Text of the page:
Paul Tillich is a panentheist who seems to understand God (being-itself) and all others interactively: “To call God transcendent … does not mean that one must establish a ‘super world’ of divine objects. It does mean that, within itself, the finite world points beyond itself. In other words, it is self transcendent … The finitude of the finite points to the infinitude of the infinite. It goes beyond itself in order to return to itself in a new dimension”—Systematic Theology, vol. 2 (Chicago: The University of Chicago Press, 1957), pp. 7-8.
Process theists agree. Nevertheless, process theists generally disagree with Tillich on several points.
1) They don’t think it limits God to say that God exists. They think Tillich is using “exists” in too restricted a sense. For Tillich, “existence” is a narrower category than “being” or “reality.” But process thinkers, like most English speaking philosophers and the general public, use “existence” to cover whatever “being” or “reality” covers. They do agree with Tillich that God’s way of existing is unsurpassably unique and immeasurably different from any other way of existing. God’s way of existing is both necessary in some respects andcontingent in others, while all others’ ways of existing are simply contingent. But God’s unsurpassable way of existing is still existing.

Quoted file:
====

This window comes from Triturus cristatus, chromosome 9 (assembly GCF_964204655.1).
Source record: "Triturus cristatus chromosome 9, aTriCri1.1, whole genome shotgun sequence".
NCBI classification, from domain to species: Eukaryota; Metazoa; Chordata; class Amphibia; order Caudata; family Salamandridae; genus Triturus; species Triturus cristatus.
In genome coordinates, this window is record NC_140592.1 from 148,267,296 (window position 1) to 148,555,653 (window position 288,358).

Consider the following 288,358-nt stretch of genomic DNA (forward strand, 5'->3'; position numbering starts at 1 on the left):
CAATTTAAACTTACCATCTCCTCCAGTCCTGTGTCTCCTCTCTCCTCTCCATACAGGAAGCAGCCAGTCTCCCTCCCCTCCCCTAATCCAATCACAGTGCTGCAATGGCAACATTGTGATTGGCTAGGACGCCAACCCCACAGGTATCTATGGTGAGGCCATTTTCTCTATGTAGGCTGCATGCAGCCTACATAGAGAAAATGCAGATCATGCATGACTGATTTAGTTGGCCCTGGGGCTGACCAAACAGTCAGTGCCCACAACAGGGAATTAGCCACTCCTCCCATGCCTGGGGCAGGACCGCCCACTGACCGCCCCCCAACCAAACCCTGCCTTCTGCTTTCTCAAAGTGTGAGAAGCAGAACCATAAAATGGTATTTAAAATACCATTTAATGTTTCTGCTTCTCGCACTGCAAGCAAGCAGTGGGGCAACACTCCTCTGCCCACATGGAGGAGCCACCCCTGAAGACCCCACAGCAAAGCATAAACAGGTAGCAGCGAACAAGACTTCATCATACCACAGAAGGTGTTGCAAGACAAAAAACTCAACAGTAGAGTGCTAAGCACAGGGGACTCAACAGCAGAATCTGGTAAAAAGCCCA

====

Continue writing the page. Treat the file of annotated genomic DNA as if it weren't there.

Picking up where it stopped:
2) They don’t think it limits God to call God a being or an individual. The all-inclusive way of newly interacting is the one and only concrete reality where individuality and universality coincide, where a difference in degree becomes a difference in kind, “the individual with strictly universal functions” (Hartshorne, p. 36). “Individuality and universality ordinarily are opposed … What Tillich overlooks, however, is that this seemingly inevitable contrast between universality and individuality is one of the very rules to which God as worshipful or unsurpassable must be an exception. [God’s] uniqueness must consist precisely in being both reality as such and an individual reality, insofar comparable to other individuals” (Hartshorne, pp. 34-35).
3) They don’t think God is the answer to the question, “Why is there something rather than nothing?” They find the question itself too confused to need answering. For them “nothing” is not a conceivable alternative to “something,” so there’s no “rather than” to ponder. “Nothing,” they claim, is a relative term that always presumes the existence of something else, as in “There’s nothing in the fridge” (there’s still the fridge, and there’s still plenty in the fridge—shelves, air, electro-magnetic waves, etc.—just nothing edible). In fact many process thinkers (Hartshorne, Ogden, Gamwell) insist that “Something exists” is necessarily true, making “Nothing exists” necessarily false. For them the astonishment of existence is better expressed in Blaise Pascal’s astonishment “at being here rather than there … now rather than then” (Pensees, 205).]